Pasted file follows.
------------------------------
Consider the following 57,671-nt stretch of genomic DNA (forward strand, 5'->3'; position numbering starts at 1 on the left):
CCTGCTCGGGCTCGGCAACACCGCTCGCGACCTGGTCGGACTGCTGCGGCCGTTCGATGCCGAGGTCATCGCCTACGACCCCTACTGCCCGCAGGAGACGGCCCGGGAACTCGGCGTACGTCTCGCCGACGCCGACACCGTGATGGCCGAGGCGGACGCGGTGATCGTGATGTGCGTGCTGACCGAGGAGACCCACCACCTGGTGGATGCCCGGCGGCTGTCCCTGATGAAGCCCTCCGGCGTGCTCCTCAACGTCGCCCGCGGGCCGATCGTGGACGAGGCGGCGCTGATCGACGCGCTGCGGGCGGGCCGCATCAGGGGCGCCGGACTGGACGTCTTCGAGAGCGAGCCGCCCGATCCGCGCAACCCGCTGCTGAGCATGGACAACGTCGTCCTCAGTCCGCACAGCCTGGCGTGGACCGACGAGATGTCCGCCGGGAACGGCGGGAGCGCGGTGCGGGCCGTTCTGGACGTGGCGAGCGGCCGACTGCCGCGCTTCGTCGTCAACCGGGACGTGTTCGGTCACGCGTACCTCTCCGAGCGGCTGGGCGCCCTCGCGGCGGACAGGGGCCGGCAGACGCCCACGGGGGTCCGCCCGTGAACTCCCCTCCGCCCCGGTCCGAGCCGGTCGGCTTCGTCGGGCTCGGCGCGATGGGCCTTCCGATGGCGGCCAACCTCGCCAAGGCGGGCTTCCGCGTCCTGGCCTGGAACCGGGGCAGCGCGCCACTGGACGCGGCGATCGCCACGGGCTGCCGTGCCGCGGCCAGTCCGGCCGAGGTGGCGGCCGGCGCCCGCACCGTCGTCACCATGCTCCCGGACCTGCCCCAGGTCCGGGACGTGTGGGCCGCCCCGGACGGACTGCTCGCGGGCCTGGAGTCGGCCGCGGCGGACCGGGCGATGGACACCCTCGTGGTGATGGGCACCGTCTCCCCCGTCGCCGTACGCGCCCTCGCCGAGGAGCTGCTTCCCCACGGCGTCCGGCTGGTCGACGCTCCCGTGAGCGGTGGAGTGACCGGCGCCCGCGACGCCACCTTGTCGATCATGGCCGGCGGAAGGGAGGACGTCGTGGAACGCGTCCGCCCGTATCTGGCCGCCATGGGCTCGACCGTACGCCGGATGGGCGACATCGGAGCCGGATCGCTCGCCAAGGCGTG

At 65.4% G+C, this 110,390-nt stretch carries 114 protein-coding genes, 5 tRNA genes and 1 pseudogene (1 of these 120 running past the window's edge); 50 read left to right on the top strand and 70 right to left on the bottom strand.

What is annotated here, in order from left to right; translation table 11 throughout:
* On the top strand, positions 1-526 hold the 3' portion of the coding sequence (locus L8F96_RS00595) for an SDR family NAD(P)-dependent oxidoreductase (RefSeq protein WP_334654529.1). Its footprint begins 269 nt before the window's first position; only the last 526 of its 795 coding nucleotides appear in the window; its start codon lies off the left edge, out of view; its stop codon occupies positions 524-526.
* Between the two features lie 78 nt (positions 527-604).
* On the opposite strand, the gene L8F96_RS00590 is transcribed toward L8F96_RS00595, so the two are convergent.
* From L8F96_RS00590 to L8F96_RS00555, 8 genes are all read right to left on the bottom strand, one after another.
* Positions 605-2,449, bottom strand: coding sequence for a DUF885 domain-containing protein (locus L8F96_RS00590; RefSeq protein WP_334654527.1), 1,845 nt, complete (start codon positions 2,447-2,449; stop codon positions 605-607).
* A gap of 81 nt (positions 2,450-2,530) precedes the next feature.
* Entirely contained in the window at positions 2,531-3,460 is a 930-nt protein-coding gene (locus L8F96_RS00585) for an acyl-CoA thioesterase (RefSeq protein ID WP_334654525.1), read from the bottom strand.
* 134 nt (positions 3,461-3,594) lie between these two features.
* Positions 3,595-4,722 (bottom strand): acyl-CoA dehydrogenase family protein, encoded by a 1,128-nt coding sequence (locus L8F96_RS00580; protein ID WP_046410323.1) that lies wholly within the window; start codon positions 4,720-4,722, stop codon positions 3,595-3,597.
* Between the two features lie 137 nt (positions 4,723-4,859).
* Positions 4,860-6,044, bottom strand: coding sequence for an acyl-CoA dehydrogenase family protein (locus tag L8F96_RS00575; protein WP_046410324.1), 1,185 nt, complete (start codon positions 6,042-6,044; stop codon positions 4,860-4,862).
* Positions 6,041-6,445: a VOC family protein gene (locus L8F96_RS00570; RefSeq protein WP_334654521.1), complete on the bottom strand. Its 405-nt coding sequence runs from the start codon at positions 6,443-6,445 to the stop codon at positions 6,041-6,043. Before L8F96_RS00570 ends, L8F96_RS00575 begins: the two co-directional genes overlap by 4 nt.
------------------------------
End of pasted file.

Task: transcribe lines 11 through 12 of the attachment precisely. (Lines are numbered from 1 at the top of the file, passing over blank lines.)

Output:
* Entirely contained in the window at positions 2,531-3,460 is a 930-nt protein-coding gene (locus L8F96_RS00585) for an acyl-CoA thioesterase (RefSeq protein ID WP_334654525.1), read from the bottom strand.
* 134 nt (positions 3,461-3,594) lie between these two features.